In Kiribati the study was conducted in close partnership with MWYSSA, the Kiribati National Statistics Office (NSO) in the Ministry of Finance and Economic Development, and the Kiribati Women and Children’s Support Centre (KWCSC). All findings from the study was validated by I-Kiribati research partners and stakeholders. The KWCSC developed the study’s safety and support plan and contributed to the training of the enumerators, further strengthening the study’s ethical and safety mechanisms.
Executive Director at The Equality Institute Emma Fulu, said, “conducting safe, ethical and feminist-informed research on violence against women is not easy. However, through this collaborative process with national partners, which promoted cross-learning between EQI researchers and Kiribati researchers we have demonstrated that not only is it possible, it leads to ground-breaking findings and the process itself can be transformative. This research is action-oriented. Through these statistics and in-depth qualitative narratives, we now have a much clearer idea of how to effectively tackle the complex problem of violence against women and girls and create a more peaceful community for all”.
Findings from the baseline study will be used to inform the five-year Strengthening Peaceful Villages programme by MWYSSA which targets 18 villages in South Tarawa, reaching half of the country’s population, approximately 56,400 people. This community-led programme engages a wide range of stakeholders – including women, men, youth, community and cultural leaders, and religious leaders, among others – to address the imbalance of power between men and women which leads to violence against women and girls, and promotes safe, healthy and happy families and villages.
UN Women Fiji Multi-Country Office Ending Violence Against Women and Girls Technical Specialist – Prevention Farrah Kelly said the, “results of the study will not only contribute to the evidence on what works to prevent violence women and girls in Kiribati and share learnings, and best-practice on community-led approaches, but will consolidate and build upon existing work to prevent violence against women and girls in the region”.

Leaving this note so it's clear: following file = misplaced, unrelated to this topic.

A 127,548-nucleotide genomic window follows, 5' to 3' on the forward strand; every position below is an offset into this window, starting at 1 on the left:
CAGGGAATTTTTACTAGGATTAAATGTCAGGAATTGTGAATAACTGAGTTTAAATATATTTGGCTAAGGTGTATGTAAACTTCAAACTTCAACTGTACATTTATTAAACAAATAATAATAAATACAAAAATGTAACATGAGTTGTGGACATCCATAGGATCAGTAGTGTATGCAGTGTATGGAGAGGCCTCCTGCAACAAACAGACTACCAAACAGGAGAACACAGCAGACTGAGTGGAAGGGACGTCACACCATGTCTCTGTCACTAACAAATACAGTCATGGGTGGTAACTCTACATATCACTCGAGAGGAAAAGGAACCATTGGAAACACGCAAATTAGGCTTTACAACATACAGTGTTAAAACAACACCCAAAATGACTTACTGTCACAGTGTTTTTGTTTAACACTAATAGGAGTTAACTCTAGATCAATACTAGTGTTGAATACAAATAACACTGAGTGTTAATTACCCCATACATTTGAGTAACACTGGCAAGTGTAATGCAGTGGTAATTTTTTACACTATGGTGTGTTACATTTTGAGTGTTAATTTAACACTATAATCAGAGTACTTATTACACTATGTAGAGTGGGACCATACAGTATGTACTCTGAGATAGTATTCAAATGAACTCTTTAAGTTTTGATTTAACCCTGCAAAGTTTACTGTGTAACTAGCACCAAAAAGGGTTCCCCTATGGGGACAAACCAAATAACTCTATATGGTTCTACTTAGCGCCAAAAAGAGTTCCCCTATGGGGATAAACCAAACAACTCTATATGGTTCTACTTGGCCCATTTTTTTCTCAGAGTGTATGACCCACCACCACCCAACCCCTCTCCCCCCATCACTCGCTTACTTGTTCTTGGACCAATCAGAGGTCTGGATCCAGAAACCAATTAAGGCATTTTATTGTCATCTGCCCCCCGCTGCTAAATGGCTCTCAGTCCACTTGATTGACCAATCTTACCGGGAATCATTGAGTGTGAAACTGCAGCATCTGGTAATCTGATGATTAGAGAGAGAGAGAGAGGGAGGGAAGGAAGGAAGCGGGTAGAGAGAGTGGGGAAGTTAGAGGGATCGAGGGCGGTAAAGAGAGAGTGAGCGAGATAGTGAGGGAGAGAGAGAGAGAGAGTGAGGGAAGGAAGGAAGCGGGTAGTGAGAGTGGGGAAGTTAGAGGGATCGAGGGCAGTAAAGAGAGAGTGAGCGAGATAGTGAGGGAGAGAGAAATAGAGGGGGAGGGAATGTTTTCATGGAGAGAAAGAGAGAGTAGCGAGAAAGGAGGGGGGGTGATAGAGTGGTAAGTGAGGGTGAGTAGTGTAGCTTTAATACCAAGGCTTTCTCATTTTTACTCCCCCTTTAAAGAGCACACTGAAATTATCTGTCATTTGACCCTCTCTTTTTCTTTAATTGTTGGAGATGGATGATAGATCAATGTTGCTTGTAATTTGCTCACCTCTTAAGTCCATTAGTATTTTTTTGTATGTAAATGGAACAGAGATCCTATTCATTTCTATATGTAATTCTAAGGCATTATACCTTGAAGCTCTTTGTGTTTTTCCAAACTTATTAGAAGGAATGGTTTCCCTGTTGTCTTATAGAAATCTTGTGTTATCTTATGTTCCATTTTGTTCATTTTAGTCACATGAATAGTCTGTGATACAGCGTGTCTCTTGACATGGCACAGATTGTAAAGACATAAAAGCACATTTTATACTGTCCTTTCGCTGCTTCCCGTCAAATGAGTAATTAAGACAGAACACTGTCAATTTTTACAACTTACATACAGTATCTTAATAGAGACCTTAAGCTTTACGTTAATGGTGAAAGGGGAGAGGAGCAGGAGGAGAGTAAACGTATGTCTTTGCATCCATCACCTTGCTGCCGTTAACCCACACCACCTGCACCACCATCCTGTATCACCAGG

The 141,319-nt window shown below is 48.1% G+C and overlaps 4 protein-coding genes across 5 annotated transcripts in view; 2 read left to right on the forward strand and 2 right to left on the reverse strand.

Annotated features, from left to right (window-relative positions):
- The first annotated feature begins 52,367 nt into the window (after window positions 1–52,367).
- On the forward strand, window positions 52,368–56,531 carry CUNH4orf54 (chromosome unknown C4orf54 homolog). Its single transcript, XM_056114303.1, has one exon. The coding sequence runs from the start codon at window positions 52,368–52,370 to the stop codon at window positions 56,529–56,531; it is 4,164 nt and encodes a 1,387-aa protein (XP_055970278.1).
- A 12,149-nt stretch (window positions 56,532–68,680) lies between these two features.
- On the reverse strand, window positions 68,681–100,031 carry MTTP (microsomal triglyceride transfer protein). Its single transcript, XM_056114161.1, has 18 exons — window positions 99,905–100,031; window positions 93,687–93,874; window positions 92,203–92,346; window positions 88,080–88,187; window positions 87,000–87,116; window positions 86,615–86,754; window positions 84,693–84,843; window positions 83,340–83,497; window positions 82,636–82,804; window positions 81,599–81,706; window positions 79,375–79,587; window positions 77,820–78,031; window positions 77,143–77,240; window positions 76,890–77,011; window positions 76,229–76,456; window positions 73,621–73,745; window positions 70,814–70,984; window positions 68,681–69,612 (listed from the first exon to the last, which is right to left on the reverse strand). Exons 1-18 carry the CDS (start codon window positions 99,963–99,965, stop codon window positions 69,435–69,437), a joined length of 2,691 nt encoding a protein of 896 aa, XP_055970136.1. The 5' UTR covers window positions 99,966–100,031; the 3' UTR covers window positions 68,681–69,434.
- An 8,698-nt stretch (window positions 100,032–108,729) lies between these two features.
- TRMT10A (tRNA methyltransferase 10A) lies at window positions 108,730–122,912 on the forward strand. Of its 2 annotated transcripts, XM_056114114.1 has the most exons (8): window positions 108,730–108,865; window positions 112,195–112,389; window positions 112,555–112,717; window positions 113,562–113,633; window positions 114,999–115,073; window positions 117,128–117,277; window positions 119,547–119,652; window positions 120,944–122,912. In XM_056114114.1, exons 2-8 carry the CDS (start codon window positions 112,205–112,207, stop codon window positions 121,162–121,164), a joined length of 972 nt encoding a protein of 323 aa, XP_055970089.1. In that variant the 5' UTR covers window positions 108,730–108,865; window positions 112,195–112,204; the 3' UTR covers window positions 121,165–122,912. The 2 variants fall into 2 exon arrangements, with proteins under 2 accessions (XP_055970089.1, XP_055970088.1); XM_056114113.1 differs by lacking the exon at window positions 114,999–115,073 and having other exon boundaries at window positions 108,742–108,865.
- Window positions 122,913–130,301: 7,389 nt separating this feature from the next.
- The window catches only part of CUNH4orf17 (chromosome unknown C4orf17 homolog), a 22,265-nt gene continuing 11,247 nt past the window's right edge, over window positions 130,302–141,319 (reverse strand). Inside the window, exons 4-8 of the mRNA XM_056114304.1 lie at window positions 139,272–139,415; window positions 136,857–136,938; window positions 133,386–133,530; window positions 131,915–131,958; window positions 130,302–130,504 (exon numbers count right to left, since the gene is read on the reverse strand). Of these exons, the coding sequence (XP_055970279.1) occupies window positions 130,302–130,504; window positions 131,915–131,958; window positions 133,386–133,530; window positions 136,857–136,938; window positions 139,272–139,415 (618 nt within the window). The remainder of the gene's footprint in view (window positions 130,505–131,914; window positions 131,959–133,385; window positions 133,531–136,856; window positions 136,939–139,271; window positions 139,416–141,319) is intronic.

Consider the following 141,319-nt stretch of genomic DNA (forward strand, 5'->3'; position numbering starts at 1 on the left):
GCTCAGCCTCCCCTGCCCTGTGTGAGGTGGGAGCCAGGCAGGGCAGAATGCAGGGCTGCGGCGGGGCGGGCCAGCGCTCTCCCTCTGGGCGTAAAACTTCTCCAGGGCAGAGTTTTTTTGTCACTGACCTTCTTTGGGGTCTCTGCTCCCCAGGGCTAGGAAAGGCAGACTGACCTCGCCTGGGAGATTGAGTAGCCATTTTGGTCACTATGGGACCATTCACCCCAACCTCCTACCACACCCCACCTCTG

While 52% of women and 76% of men...
had heard about ways to reduce violence in their village, only 5% and 10%, respectively, had ever spoken out or taken specific action. However, the findings also indicate a strong community readiness to address violence against women and girls and most people (68% of women and 76% of men) believed that their communities can prevent violence against women and girls.
To prevent violence against women and girls in South Tarawa, the SPV Programme is implementing a range of key strategies to engage community members and leaders in activities that spark self-reflection and positive change for peaceful and healthy relationship sand families.
The MWYSSA through SPV stakeholders will continue to evaluate the impact of violence against women and girls and collect data at two other points during the lifetime of the SPV programme - at the midpoint of the programme in 2021 and at the end of the programme in 2023. Through this three-stage study design, the impact evaluation will be able to assess the effectiveness of the SPV programme at reducing population-level rates of current intimate partner violence in South Tarawa.
The Secretary for MWYSSA Roreti Eritai, acknowledged UN Women and the Pacific Partnership programme donors for supporting the SPV programme and conducting the baseline study in South Tarawa, Kiribati. She emphasised that violence against women and girls is everyone’s business and the findings of the study will inform further programming. She further highlighted the importance of a proactive approach to prevent violence against women and girls from happening as such actions will have permanent impact on survivors. Such approach will involve working with multi-stakeholders, which MWYSSA, through its various divisions, is committed to do so with the support of Government and development partners.
A copy of the 2019 Baseline Study of the SPV Impact Evaluation, including an evidence brief summarising the key findings, can be accessed here.
Anne Kautu, Principal Women’s Development Officer, Ministry for Women, Youth, Sport and Social Affairs (MWYSSA), South Tarawa, Kiribati. Email: email@example.com
Grace Wong, The Equality Institute, EA to the Executive Director, Email: firstname.lastname@example.org
Sarika Chand, Media and Communications Specialist, UN Women MCO Fiji, Email: email@example.com